Ted Okon Highlights COA Committee to Act on Humanitarian Crises

SAP Partners | <b>Community Oncology Alliance (COA)</b>

While the Community Oncology Alliance (COA) was involved in humanitarian work in Puerto Rico after Hurricane Maria, the crisis in Ukraine caused COA to set up a special committee to jump into action, said Ted Okon, MBA, executive director, COA.

While the Community Oncology Alliance (COA) was involved in humanitarian work in Puerto Rico after Hurricane Maria, the crisis in Ukraine caused COA to set up a special committee to jump into action, said Ted Okon, MBA, executive director, COA.

Transcript

COA recently launched a committee to act on humanitarian causes, such as addressing the special needs of patients with cancer due to the war in Ukraine. What are some specific successes of this effort?

Several years ago when Hurricane Maria hit Puerto Rico, because we have such great ties to Puerto Rico—I've spoken there every year except up until COVID-19, to the oncologists there—the island was devastated. And we had to jump to action, and we did. We started by getting solar phones so we can communicate. And then we worked with CancerCare, the humanitarian organization, to basically provide transportation and stipends for patients to keep on getting their cancer care, as well as for practices to keep open.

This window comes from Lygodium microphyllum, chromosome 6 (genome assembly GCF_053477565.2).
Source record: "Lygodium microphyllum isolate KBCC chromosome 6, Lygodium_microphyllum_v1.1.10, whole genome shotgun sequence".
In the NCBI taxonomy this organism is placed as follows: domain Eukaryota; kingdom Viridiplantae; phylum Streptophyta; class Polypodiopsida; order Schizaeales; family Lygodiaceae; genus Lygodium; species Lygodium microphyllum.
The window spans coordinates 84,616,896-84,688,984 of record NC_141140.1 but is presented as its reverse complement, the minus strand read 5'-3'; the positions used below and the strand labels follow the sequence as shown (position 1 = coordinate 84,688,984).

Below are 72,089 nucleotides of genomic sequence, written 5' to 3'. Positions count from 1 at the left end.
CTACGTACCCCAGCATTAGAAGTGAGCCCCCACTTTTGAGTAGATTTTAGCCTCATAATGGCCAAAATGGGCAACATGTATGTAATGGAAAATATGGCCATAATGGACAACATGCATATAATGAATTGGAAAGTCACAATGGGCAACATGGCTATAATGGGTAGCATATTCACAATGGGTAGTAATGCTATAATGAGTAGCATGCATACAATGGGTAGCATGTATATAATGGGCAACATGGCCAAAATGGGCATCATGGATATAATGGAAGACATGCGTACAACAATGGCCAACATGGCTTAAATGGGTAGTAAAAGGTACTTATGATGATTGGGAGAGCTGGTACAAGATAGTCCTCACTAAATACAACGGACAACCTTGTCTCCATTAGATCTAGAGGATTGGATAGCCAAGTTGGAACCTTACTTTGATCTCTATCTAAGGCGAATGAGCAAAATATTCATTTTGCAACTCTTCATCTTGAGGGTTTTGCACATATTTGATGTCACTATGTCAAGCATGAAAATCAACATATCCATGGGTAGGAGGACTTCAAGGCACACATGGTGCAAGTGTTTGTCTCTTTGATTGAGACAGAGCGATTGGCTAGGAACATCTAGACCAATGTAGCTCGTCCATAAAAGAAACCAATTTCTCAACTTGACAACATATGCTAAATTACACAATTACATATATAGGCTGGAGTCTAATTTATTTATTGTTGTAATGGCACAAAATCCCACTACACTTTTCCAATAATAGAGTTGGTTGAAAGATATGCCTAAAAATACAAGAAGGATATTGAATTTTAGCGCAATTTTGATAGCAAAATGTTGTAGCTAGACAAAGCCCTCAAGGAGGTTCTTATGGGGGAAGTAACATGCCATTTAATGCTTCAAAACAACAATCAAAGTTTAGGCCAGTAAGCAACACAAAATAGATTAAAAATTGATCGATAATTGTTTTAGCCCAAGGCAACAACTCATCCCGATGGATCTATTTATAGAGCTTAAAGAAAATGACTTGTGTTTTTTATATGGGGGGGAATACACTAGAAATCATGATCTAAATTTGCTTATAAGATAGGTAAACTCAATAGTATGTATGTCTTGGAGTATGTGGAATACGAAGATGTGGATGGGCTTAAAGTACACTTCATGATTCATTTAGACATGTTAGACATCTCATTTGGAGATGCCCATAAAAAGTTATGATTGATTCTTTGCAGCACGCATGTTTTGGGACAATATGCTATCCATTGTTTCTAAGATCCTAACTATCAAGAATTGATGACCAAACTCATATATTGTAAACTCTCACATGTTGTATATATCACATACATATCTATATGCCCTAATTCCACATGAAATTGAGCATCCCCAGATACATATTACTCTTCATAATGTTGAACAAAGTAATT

We learned by that, that we can have an impact. And even though there have been other crises since then, I think Ukraine really opened our eyes that we need to have a standing committee. So, COA did 2 things. Number 1, we put in place a standing committee, and that committee is meant to address other crises. Frankly, should we have addressed the crisis in Syria? Yes, but these things come, you don't realize it, and so, now we have a better appreciation. But because it was so severe what was happening in Ukraine, we said, we need to basically help.

So, we put up a webpage. We worked with 4 different humanitarian organizations that are medical, their focus is medicine, and COA started out by donating $10,000 to each. And I know I personally did, as well as others. And this isn't meant to be a one-and-done thing on Ukraine. This is meant to basically have a committee, so that when the next crisis hits, we do something about it. This just can't be about going about our normal business. We have to look a lot broader than ourselves.